There must have been something in the water
During the latter half of the 19th Century, one of the most popular spots in the countryside surrounding Washington was a rustic place known as the “Cowhead” or Cowhead Springs. According to an article in The Washington Gazette in 1889, “… Washington’s famous health-giving sulfur spring is known commonly by the uncouth name of “cowhead.” The title originates from the fact that when it was first discovered, the head and horns of a mammoth bovine were found nearby.” The article continues, “…this stream of water bursts forth clear as crystal and in inexhaustible quantities.”
One of the earliest references to the spring that I could find was an 1869 announcement of a gathering of like-minded people celebrating apparent political success. Many sources spoke of the locale as the perfect spot for “beau and belle” to spend some romantic time together. Legend told that a visitor to town would always return once taken to Cowhead Springs to drink that water. Consequently, young men were said to lure popular visiting girls into drinking from the Cowhead.
The water was famous as an elixir. Enterprising folk would bring this spring water into town in barrels and sell it. It was a custom on Sunday afternoon to ride out in a horse and buggy with large containers and take home a week’s supply of the spring water. It was considered an excellent pick-me-up. It contained a brown residue that was thought to be iron. It was regularly shaken up before drinking to be sure you got your minerals. The Tayloe Drug Store in 1892 boasted that their fountain drinks benefited from the addition of the Cowhead spring water.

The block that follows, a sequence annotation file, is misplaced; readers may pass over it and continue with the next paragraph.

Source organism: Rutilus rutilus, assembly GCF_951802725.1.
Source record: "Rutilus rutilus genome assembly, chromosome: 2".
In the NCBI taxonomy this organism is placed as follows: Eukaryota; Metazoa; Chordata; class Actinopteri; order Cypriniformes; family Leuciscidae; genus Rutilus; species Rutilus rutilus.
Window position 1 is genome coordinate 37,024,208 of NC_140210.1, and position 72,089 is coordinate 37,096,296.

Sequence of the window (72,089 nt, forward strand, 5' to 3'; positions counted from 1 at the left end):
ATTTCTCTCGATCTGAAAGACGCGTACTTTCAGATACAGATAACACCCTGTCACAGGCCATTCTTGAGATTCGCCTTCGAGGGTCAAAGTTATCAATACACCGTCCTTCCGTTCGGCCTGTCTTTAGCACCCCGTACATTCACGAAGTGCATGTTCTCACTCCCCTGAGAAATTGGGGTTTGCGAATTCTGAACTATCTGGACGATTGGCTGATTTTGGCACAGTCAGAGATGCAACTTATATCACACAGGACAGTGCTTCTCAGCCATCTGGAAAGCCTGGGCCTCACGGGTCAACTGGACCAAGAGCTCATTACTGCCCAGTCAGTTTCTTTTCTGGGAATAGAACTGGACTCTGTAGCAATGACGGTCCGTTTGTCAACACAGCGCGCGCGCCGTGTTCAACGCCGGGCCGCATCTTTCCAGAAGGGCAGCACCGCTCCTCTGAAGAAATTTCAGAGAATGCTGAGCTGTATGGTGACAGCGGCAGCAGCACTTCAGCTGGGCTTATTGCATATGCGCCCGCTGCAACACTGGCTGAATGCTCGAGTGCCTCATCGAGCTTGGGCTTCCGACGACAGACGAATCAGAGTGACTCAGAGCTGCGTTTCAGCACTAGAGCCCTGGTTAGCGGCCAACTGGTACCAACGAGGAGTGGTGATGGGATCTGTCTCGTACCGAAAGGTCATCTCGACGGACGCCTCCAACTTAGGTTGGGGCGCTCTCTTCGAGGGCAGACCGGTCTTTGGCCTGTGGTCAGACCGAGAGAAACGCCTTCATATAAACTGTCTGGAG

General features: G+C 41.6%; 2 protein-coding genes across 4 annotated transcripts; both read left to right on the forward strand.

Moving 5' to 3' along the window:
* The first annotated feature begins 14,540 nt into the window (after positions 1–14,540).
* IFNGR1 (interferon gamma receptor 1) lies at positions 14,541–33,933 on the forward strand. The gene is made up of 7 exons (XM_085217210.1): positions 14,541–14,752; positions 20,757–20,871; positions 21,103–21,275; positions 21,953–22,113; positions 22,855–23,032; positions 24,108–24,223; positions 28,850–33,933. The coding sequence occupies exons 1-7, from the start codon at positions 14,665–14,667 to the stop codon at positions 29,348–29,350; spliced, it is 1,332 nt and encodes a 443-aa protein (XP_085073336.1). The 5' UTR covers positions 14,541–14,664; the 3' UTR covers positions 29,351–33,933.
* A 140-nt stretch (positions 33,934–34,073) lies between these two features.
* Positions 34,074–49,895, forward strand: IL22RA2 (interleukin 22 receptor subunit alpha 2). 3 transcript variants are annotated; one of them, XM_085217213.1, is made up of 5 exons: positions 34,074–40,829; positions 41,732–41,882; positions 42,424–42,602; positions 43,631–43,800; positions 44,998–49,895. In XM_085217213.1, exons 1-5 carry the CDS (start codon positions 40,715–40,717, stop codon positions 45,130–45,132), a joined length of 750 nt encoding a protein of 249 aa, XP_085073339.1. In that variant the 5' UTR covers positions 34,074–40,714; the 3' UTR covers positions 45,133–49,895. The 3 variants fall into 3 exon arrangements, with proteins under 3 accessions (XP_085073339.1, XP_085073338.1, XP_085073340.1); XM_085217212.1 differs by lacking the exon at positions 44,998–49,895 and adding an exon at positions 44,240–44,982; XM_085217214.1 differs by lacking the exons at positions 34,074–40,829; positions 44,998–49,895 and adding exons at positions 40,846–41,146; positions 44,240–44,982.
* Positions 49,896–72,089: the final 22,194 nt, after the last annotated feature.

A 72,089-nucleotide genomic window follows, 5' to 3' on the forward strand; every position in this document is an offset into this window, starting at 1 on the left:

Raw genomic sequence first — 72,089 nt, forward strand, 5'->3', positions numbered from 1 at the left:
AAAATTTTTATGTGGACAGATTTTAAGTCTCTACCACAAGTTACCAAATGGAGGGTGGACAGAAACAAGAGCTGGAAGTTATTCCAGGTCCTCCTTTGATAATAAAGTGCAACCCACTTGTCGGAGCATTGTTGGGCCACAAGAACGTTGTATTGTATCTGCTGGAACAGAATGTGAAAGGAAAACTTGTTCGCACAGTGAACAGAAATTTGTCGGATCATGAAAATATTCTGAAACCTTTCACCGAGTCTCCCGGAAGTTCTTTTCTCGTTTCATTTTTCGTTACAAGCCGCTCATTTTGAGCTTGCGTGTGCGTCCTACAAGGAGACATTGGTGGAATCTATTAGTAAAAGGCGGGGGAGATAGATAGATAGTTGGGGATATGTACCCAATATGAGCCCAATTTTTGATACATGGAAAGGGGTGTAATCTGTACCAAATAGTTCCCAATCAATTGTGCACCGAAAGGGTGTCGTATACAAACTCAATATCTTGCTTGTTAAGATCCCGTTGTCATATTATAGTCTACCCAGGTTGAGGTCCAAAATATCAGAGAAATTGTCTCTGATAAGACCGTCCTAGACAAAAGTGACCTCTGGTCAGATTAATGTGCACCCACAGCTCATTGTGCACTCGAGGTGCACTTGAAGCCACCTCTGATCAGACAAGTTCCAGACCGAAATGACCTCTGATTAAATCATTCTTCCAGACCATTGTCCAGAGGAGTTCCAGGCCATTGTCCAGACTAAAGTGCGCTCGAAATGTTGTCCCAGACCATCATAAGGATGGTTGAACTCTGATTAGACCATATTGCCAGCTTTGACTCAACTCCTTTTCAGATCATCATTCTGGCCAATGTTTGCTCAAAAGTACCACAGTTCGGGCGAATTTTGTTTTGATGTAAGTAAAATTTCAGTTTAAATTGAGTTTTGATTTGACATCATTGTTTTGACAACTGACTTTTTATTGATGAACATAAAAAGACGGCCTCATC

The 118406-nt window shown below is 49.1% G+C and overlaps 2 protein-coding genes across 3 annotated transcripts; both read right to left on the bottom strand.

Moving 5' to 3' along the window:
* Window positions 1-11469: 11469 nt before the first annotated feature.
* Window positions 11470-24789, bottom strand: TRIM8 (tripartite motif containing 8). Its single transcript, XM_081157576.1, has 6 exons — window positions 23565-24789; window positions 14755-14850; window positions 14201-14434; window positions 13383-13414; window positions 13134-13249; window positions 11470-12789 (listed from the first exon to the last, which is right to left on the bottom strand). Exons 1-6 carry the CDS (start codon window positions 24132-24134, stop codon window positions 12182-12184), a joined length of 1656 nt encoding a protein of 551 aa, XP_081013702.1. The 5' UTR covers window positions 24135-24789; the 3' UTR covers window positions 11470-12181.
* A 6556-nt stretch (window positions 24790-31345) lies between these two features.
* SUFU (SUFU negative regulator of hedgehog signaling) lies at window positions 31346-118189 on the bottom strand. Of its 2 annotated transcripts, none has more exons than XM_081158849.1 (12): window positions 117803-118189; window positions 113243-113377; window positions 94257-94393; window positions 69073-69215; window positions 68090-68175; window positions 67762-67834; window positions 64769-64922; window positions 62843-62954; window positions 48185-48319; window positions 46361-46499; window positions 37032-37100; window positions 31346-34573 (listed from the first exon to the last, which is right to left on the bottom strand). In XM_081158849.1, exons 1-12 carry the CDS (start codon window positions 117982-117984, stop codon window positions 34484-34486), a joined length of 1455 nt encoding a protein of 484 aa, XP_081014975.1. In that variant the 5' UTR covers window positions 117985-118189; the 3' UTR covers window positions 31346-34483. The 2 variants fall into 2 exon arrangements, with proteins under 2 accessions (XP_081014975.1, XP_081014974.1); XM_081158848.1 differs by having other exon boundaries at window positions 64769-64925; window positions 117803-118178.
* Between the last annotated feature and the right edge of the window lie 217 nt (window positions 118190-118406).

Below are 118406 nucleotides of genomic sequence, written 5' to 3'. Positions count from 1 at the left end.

The location was so popular that the Cowhead Mineral Springs Company was formed in 1907 to develop a year-round resort sanitarium or spa. There was even a plan to extend the ill-fated Washington trolley line from downtown Washington to the spring. The Washington trolley line was never completed, but that’s a story for another time.
Where was this delightful watering hole? Running just north of the Washington-Warren Field Airport, north of town is Springs Road. It is so named because it led to the Cowhead Springs. Approximately 1 mile from the end of Runway 35, you can find the spring. It is now abandoned with little evidence that the once-popular retreat ever existed.
Ray Midgett is a Washington resident and the president of the Historic Port of Washington Project.